LONDON — With 755 staff ordered to leave positions at the U.S. Embassy and consulates in Russia, diplomats will face an unprecedented exodus as they are forced to comply with Vladimir Putin's ultimatum, according to experts.
“We are in uncharted waters here,” said James Nixey, head of the Russia and Eurasia Program at the Chatham House think tank in London. “No expulsion has ever happened to this extent before. This is totally unprecedented.”
Based on past experience, it will be locally hired staff who deal with less essential tasks in the U.S. missions — from general maintenance to support in the visa section — that will be the first to go.
“The spirit in ‘86 was that everyone mucks in, and I would bet a dollar to a doughnut that will be the spirit of the embassy now.”
These cuts will be very hard to implement, according to the American ambassador to Russia from 2012 to 2014, Michael McFaul, who recalled the difficulty of closing the U.S. Agency for International Development offices, with 70 employees, during his tenure.
“It’s going to be much harder to do our business in Russia as a result of this,” McFaul told TODAY’s Matt Lauer on Monday.
According to a 2013 State Department report, there are 1,279 workers among the U.S. Embassy in Moscow, three consulates general in St. Petersburg, Yekaterinburg, and Vladivostok and a consular agency in Yuzhno-Sakhalinsk.
Of those employees, 301 are U.S. hires and 934 are locally employed staff. Only U.S. hires have access to classified, confidential or other sensitive information.
Diplomatic staff with the political and economic sections, as well as American citizen services and defense attachés are considered essential and will remain largely unaffected by the decision, former diplomats said. They declined to comment when asked how the cuts — equaling some 60 percent of staff — could affect intelligence operations.
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Russians applying for visas to the U.S. will also be affected, with longer waiting times likely, experts said.
The Russian government “announced with great fanfare the decision to reduce staff and the impact will be throwing Russians citizens out of work,” said Steve Pifer, a former ambassador to the Ukraine.
"The expulsions will impact embassy operations, but I think that the U.S. staff will prove a lot more resilient and resourceful than the Russians think,” he said.
Pifer served at the U.S. Embassy in Moscow during the last mass expulsion of staff in 1986 so has a good idea of what diplomats there face now. At the time, all Soviet citizens were barred from working at the embassy — equaling some 250 jobs. The move was in retaliation for the U.S. expelling 55 diplomats from the then Soviet Union.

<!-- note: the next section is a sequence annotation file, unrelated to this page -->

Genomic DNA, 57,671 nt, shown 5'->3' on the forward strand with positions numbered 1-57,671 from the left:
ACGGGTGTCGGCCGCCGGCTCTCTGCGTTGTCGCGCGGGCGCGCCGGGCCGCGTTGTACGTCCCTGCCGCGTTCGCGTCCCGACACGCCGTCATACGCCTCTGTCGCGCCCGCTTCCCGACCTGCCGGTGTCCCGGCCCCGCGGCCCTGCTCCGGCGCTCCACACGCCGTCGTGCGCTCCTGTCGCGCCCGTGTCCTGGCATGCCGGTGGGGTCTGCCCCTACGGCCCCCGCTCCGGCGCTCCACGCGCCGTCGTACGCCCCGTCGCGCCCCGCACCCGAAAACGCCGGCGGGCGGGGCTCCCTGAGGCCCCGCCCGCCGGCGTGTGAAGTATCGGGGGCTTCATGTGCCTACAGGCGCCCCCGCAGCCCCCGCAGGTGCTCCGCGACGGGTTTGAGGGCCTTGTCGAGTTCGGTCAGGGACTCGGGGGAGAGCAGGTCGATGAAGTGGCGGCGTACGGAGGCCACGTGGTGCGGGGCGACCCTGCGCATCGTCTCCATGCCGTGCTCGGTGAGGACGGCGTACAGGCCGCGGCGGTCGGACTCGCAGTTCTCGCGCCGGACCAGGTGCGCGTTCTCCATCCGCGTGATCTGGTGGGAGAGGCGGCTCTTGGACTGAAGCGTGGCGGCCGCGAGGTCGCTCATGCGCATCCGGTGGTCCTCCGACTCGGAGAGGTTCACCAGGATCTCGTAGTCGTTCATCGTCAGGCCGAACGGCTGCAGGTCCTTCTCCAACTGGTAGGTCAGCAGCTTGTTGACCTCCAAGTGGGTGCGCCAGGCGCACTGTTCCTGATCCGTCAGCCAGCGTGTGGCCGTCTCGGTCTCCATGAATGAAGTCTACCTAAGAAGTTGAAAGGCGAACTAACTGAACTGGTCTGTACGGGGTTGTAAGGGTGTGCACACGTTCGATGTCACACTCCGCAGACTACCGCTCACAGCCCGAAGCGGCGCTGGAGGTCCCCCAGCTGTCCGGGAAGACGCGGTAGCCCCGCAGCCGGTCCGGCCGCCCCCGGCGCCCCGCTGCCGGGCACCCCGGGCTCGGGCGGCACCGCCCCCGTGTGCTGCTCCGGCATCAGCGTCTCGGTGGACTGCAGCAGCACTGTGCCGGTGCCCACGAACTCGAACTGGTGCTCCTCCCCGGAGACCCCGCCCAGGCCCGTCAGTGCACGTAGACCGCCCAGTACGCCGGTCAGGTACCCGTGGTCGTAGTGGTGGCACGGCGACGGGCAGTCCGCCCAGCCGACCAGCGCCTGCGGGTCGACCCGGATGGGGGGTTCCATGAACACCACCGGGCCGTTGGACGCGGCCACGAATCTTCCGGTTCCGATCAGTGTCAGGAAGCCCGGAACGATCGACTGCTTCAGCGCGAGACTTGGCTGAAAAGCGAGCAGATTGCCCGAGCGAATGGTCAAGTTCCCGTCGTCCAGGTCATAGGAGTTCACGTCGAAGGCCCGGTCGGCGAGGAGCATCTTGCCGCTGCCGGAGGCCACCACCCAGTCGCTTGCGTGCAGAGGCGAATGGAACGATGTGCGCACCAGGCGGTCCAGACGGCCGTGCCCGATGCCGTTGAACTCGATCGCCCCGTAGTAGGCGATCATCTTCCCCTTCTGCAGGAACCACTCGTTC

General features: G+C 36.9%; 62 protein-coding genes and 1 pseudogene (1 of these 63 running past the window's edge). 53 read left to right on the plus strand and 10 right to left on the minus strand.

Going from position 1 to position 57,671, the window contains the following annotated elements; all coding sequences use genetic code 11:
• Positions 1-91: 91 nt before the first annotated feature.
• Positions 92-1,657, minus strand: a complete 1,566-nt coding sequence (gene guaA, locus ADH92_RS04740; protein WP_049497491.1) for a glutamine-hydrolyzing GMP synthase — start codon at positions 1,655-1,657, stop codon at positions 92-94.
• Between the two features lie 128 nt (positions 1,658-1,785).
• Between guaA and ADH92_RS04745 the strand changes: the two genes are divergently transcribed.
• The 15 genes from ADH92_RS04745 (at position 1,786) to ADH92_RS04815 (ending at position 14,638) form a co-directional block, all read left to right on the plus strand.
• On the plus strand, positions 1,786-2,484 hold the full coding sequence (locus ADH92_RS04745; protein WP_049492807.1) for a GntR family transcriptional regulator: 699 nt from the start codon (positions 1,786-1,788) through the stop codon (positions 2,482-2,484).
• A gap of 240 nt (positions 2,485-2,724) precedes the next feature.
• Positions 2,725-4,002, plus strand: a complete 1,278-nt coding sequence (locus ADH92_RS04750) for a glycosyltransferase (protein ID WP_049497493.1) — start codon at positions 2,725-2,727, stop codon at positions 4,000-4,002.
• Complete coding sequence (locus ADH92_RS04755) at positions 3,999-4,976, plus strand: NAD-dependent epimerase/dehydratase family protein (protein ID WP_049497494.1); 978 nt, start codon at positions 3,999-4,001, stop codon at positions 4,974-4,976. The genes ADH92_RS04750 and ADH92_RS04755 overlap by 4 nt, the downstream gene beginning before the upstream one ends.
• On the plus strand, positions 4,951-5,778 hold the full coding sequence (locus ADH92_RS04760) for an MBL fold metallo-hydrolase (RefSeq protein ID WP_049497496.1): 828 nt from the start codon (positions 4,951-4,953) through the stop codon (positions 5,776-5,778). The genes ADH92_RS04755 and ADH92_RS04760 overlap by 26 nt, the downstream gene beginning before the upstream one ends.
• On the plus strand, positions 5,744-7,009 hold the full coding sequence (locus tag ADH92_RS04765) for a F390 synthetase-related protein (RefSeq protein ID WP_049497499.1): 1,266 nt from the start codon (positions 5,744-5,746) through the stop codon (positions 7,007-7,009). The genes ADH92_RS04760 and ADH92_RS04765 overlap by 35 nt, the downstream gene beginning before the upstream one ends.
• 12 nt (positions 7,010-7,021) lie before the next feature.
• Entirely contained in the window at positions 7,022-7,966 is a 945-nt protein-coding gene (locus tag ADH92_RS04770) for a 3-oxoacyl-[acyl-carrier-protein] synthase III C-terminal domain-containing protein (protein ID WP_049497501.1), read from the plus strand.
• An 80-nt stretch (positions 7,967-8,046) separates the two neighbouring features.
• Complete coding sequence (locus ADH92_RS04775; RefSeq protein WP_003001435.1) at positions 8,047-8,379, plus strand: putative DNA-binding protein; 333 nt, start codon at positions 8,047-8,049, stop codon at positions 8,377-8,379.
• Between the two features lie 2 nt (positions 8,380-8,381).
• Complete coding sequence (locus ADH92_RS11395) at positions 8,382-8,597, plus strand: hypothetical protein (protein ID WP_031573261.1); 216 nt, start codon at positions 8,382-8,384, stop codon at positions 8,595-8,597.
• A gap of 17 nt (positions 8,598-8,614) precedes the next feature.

Within a day of the decision, embassy staff was on "all-purpose duty," said Pifer, who is now a senior fellow at the Brookings Institute.
"That meant I had a normal job four days a week and one day a week I drove a truck, picked up diplomatic pouches and moved furniture," he said. “The spirit in ‘86 was that everyone mucks in, and I would bet a dollar to a doughnut that will be the spirit of the embassy now.”
The size of the cuts to the U.S. presence in Russia now far exceeds the sanctions imposed on Moscow in December 2016 by President Barack Obama for its meddling in the U.S. election. Then, the president expelled 35 Russian diplomats and seized two Russian properties — one in Maryland and one in New York.
At the time, Russia chose not to retaliate. That restraint ended when Congress voted to approve sanctions last week. However, Russia's options are limited when it comes to striking back against the U.S., said Pifer.
“They don’t have possibility of announcing economic sanctions that will impact U.S. economy the way U.S. sanctions will impact theirs,” he said.
Compared to its counterparts, the U.S. generally has the largest diplomatic delegations in foreign countries.
While the U.S. mission in Russia is by no means small, it’s also not its largest in the world. U.S. missions in Iraq, Afghanistan and India all have more staff, according to Thomas Pickering, the former ambassador to the U.N., as well as Russia, where he served from 1993 to 1996.
In comparison, the Russian presence in the U.S. is more limited. Russia chose the number of staff to cut to bring the U.S. presence in Russia in line with the Russian presence in the U.S.
"Reciprocity is the watchword in diplomacy," said Pickering. "There was the perception of an imbalance" of staff between the two nations that's now being corrected.
For Putin, the tough line on the U.S. comes with the domestic advantage of being able to show his strength, especially with an election coming up in less than nine months.
“They are testing the waters and flying kites to see what they can get away with," said Nixey. "The answer is they can get away with quite a lot.”
Rachel Elbaum is a London-based editor, producer and writer.